Verse-by-Verse Bible Commentary

2 Samuel 5:24

It shall be, when you hear the sound of marching in the tops of the balsam trees, then you shall act promptly, for then the Lord will have gone out before you to strike the army of the Philistines."
New American Standard Version

Bible Study Resources

Concordances:
Nave's Topical Bible - Armies;   Mulberry Tree;   Philistines;   Prayer;   War;   Thompson Chain Reference - Battle of Life;   Battles, God;   Protector, Divine;   Torrey's Topical Textbook - Trees;  
Dictionaries:
American Tract Society Bible Dictionary - Mulberry-Tree;   Bridgeway Bible Dictionary - Philistia, philistines;   Easton Bible Dictionary - Mulberry;   Fausset Bible Dictionary - Ahijah;   Mulberry Trees;   Philistia;   Saul;   Holman Bible Dictionary - Balsam;   Oracles;   Philistines, the;   Samuel, Books of;   Hastings' Dictionary of the Bible - Angel;   David;   Israel;   Meonenim, Oak of;   Samuel, Books of;   Morrish Bible Dictionary - Mulberry Tree;   The Hawker's Poor Man's Concordance And Dictionary - Mulberry tree;   People's Dictionary of the Bible - Mulberry trees;   Rephaim;   Smith Bible Dictionary - Mulbury Trees;   Philis'tines;   Reph'a-Im, the Valley of,;   Watson's Biblical & Theological Dictionary - Mulberry Tree;   Urim and Thummim;  
Encyclopedias:
Condensed Biblical Cyclopedia - Hebrew Monarchy, the;   International Standard Bible Encyclopedia - Augurs' Oak;   Baca;   Balsam;   Names, Proper;   Samuel, Books of;   Kitto Biblical Cyclopedia - Baca;   The Jewish Encyclopedia - Augury;   David;   Divination;   Groves and Sacred Trees;   Mulberry;   Theocracy;   Tree-Worship;   Witchcraft;  
Devotionals:
Faith's Checkbook - Devotion for May 3;  

Adam Clarke Commentary

When thou hearest the sound of a going - If there had not been an evident supernatural interference, David might have thought that the sleight or ruse de guerre which he had used was the cause of his victory. By the going in the tops of the mulberry trees probably only a rustling among the leaves is intended. The Targum says, a noise; the Arabic has it, the noise of horses' hoofs.

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Bibliographical Information
Clarke, Adam. "Commentary on 2 Samuel 5:24". "The Adam Clarke Commentary". https://www.studylight.org/commentaries/acc/2-samuel-5.html. 1832.

John Gill's Exposition of the Whole Bible

And let it be, when thou hearest the sound of a going in the tops of the mulberry trees,.... Of a going of the wind on the tops of these trees, making a rustling upon them, and that in such a manner as to resemble the going of men, or march of armies, as if they were moving in the air over the tops of the mulberry trees; which Jarchi and R. Isaiah interpret of angels being sent of God, and moving at that time to help David, and destroy the Philistines; so the Targum on 1 Chronicles 14:15. These trees being in Judea account for silk there, Ezekiel 16:10; though some think time was not known so early; others suppose it was, and to be the Hebrew byssus mentioned by PausaniasF1Eliac. sive, l. 5. p. 294. , as being of a yellow colour:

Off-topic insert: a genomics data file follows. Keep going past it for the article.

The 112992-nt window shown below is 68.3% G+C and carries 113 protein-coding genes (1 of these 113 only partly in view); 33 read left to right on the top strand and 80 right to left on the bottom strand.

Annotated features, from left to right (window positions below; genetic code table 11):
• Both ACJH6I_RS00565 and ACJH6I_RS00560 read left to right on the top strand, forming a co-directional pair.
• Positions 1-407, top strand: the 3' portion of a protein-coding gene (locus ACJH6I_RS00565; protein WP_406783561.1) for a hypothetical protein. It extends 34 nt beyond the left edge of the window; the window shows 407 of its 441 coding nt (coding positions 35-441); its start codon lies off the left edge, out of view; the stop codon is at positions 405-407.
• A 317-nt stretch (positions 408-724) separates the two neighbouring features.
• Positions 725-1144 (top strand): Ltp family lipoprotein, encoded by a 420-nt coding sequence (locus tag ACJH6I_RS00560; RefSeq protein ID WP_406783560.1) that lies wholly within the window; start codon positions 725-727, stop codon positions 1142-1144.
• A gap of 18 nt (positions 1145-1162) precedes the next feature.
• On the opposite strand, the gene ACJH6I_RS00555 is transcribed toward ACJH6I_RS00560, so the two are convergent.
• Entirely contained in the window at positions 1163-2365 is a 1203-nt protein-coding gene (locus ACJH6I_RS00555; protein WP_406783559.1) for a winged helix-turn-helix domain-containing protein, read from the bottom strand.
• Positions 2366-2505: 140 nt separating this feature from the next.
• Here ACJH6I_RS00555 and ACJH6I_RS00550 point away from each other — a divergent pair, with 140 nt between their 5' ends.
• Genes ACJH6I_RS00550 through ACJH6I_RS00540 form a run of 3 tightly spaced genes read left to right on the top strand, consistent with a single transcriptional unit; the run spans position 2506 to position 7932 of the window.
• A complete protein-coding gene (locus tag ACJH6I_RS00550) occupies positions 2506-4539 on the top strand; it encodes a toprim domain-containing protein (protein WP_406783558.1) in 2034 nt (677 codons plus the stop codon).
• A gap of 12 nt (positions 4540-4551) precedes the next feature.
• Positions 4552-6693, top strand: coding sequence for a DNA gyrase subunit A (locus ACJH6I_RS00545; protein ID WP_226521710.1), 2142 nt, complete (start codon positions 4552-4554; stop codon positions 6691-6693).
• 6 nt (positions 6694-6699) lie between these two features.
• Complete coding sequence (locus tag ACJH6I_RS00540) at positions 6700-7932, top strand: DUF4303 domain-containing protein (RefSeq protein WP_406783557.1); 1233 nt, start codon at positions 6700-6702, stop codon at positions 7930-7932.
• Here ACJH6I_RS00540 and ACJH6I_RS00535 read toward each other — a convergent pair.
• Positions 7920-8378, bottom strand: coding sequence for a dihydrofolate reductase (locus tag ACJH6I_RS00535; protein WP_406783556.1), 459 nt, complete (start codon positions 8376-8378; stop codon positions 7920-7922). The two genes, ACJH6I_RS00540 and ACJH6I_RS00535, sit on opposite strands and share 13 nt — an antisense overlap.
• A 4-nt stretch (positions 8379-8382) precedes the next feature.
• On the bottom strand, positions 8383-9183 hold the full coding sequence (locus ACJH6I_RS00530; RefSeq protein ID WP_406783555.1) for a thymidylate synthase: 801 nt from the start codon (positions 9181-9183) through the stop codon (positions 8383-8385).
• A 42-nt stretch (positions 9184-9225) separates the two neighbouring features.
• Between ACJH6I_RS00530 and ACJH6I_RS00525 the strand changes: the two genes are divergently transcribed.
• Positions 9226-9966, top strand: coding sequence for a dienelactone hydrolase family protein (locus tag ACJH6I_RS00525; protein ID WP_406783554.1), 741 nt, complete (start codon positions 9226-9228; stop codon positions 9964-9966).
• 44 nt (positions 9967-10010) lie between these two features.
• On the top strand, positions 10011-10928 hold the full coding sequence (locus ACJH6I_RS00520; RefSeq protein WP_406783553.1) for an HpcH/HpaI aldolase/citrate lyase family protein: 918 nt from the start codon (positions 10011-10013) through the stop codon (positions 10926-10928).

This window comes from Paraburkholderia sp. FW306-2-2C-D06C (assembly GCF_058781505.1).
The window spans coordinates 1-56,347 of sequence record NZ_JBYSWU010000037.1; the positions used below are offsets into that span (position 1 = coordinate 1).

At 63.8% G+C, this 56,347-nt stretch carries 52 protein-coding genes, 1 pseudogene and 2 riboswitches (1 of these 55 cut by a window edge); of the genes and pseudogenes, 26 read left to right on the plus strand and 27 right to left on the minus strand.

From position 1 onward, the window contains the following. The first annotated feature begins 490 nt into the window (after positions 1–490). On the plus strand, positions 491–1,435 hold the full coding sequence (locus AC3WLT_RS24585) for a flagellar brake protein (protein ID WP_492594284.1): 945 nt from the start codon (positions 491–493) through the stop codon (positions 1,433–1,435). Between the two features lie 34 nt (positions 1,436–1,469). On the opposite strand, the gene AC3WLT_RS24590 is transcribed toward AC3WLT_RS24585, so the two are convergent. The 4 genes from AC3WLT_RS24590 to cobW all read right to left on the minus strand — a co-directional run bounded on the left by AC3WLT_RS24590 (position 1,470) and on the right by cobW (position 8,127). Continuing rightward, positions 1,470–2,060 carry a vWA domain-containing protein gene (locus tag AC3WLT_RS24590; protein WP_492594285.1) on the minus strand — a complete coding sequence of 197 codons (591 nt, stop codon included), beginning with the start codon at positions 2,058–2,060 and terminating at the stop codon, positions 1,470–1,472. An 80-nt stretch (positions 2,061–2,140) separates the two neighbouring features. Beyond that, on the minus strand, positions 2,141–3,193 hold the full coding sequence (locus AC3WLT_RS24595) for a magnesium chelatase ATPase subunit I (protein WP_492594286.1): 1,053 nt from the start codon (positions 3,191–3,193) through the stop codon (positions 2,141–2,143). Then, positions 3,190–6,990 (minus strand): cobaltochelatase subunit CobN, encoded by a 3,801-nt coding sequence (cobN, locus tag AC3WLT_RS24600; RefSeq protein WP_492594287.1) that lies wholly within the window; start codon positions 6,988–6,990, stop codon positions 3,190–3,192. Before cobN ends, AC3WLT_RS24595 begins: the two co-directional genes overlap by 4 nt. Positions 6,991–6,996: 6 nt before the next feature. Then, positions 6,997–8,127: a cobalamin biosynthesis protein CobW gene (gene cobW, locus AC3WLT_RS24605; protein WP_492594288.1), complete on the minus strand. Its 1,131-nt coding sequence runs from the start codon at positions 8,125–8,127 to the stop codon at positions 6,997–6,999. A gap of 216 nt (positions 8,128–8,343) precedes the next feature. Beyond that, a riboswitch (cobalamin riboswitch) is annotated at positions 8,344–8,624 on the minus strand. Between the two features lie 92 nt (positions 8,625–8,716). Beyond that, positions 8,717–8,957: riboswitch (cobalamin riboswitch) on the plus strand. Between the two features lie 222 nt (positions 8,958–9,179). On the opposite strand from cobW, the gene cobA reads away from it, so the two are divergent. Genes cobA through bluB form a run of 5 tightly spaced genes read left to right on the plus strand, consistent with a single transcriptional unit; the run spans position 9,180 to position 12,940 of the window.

that then thou shall bestir thyself; or move towards the camp of the Philistines, and fall upon them in the rear, who, by reason of the sound in the trees, would not hear the motion of the Israelites; or, if they heard it, would take it to be no other than the motion of the trees they heard, both sounds being confounded together; or they would take the sound they heard for the motion of the enemy in the front, and give way, and so fall into the hands of the Israelites in their rear, which must throw them into the utmost confusion and consternation:

for then shall the Lord go out before thee to smite the host of the Philistines: by an angel or angels; so the Targum,"for then shall go forth the angel of the Lord, to make thee prosperous to slay in the camp of the Philistines;'

that being the precise time for the salvation of Israel, and the destruction of the Philistines, and the token of it.

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The New John Gill's Exposition of the Entire Bible Modernised and adapted for the computer by Larry Pierce of Online Bible. All Rights Reserved, Larry Pierce, Winterbourne, Ontario.
A printed copy of this work can be ordered from: The Baptist Standard Bearer, 1 Iron Oaks Dr, Paris, AR, 72855
Bibliographical Information
Gill, John. "Commentary on 2 Samuel 5:24". "The New John Gill Exposition of the Entire Bible". https://www.studylight.org/commentaries/geb/2-samuel-5.html. 1999.

Commentary Critical and Explanatory on the Whole Bible

the sound of a going in the tops of the mulberry trees — now generally thought not to be mulberry trees, but some other tree, most probably the poplar, which delights in moist situations, and the leaves of which are rustled by the slightest movement of the air [Royle].

Copyright Statement
These files are a derivative of an electronic edition prepared from text scanned by Woodside Bible Fellowship.
This expanded edition of the Jameison-Faussett-Brown Commentary is in the public domain and may be freely used and distributed.
Bibliographical Information
Jamieson, Robert, D.D.; Fausset, A. R.; Brown, David. "Commentary on 2 Samuel 5:24". "Commentary Critical and Explanatory on the Whole Bible". https://www.studylight.org/commentaries/jfb/2-samuel-5.html. 1871-8.

Wesley's Explanatory Notes

And let it be, when thou hearest the sound of a going in the tops of the mulberry trees, that then thou shalt bestir thyself: for then shall the LORD go out before thee, to smite the host of the Philistines.